The Alachua County Democratic Executive Committee reported an in-kind campaign support valued at $108 and a check for $650.  Susan Bottcher and her husband gave $750.  Paula DeLaney and her husband gave $500.  Solar energy businessman Barry Jacobsen and his wife gave $500.  A couple of PACs, the Central Labor Council and Ruth’s List, gave $250 each.

The remainder of Warren’s funding came mostly from academics and social and environmental activists, among them several current and former city and county commissioners.

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What – me a culpa? No, you’re a culpa!

Okay, I admit, at first glance it looks like I only got one out of three right in my last-minute predictions.  But let’s zoom in for a closer look, shall we?

District 2

On the plus side, I did predict that incumbent Todd Chase would win by a landslide.  Nailed it!

On the other hand, my initial impression that Cheri Brodeur would get the “dead man vote”  was somewhat off.  At the time, Brodeur promised an aggressive door-to-door effort, while candidate #3 was MIA.  That other candidate–her name escapes me, as it did most of the voters–actually accomplished the non-feat of getting 30% of the vote.  (Somebody had to.)

District 3

I predicted that incumbent Susan Bottcher would eke out a narrow victory.  I made it clear that my prediction was based on the Electability Score system I’ve perfected over several decades, but that sometimes an “unelectable” candidate wins, which happened this time.   When that’s the case, it’s universally labeled an upset, as it was here.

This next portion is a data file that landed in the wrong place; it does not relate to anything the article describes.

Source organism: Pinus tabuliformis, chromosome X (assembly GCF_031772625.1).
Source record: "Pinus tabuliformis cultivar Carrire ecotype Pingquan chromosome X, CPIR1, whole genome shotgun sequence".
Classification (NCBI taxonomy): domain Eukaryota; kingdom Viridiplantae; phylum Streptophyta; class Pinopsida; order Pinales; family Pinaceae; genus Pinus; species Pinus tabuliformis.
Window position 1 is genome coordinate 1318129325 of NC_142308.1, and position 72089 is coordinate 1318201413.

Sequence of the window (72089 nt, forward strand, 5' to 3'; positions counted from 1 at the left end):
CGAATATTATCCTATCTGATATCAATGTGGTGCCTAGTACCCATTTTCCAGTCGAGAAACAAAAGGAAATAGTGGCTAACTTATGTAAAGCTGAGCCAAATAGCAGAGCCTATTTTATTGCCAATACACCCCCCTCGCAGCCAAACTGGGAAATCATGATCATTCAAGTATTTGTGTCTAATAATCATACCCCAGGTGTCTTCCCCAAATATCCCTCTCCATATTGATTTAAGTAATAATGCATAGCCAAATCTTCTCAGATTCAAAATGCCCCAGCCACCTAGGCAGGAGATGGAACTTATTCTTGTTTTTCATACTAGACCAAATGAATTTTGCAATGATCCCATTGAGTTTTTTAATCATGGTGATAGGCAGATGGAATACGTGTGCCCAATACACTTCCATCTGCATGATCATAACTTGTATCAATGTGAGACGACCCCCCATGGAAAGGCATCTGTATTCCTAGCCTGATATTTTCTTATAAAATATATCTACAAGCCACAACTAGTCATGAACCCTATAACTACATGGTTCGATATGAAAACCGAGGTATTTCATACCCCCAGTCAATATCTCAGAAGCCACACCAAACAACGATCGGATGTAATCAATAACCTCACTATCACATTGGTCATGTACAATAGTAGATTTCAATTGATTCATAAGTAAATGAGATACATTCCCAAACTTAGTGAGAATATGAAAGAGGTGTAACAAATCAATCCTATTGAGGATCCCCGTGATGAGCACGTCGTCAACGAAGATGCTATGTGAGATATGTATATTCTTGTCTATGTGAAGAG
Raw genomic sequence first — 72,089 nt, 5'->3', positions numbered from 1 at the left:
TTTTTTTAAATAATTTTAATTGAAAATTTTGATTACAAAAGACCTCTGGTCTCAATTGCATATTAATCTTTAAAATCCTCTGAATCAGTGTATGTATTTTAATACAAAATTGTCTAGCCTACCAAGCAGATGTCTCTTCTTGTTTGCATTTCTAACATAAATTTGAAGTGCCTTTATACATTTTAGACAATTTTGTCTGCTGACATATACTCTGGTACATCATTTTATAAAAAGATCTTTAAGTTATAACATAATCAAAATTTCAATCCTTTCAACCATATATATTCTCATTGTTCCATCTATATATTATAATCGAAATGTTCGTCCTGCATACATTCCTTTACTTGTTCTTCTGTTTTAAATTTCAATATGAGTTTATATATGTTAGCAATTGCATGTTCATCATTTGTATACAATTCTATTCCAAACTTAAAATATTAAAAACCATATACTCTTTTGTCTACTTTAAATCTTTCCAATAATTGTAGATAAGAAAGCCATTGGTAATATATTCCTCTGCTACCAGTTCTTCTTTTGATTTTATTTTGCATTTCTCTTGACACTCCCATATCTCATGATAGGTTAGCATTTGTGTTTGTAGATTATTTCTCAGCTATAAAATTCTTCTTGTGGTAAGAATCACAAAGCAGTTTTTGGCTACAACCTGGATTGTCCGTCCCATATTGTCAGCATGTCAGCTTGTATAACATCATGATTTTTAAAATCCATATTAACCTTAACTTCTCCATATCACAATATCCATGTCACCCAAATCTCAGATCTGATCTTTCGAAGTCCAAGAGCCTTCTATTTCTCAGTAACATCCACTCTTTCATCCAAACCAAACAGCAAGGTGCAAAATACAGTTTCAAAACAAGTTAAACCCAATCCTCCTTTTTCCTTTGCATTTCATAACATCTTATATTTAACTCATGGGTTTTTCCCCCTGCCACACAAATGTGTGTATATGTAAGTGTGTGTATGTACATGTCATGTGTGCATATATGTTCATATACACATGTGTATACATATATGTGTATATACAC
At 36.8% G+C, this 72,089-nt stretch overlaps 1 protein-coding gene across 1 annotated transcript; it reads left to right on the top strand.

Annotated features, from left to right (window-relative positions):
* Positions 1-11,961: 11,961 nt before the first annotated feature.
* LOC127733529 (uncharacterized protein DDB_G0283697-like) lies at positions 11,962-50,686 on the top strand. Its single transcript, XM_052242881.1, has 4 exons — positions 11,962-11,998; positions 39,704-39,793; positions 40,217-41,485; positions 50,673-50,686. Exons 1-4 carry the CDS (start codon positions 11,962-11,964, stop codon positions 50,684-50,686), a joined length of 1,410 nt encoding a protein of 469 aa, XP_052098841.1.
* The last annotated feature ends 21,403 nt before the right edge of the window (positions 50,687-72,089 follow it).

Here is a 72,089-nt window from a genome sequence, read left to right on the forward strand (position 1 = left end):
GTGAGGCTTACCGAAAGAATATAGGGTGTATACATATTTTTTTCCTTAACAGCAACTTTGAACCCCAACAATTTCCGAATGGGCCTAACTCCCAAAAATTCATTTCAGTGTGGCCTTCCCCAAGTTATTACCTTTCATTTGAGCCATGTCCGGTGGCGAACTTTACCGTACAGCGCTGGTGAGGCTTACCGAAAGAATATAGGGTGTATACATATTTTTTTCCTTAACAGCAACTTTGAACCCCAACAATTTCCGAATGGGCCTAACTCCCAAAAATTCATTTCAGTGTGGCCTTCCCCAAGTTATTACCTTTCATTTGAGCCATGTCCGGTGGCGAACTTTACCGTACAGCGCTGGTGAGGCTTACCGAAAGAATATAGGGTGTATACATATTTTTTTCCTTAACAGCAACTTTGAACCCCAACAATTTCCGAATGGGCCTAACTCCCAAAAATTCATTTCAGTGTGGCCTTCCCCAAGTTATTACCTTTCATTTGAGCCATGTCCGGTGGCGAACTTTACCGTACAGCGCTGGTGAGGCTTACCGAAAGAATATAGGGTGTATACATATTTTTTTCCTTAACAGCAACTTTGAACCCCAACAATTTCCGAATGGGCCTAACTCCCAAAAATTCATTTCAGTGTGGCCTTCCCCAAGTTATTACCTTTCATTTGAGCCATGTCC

Is that an imperfection in the model?  I don’t think so.

Such upsets–an “unelectable” beating an incumbent–occur about once every 10 years.  There’ve been only 5 or 6 of them out of about 160 elections since the late 1960’s.

In retrospect, the common thread of such upsets is hubris–incumbents who overestimated their invincibility and underestimated their opponents.  I remember seeing a clip on the news on election night showing Bottcher waving a sign for Helen Warren in the at-large race, rather than her own.  And after the votes were in she was reported to say she “felt sorry” for Gainesville for having elected her opponent.

I don’t think it’s my model that’s at fault when candidates are their own worst enemies and manage to snatch defeat from the jaws of victory.


That brings us to the city-wide race.  I gave “the edge” to Annie Orlando, and she actually came in second, albeit in a virtual tie with Helen Warren (44% vs. 45%).

I’d expected the also-rans to be lucky to poll 5 percent among the three of them, and they surprised me with about 11% of the total.  Perhaps that represents a “none-of-the-above” sentiment among voters.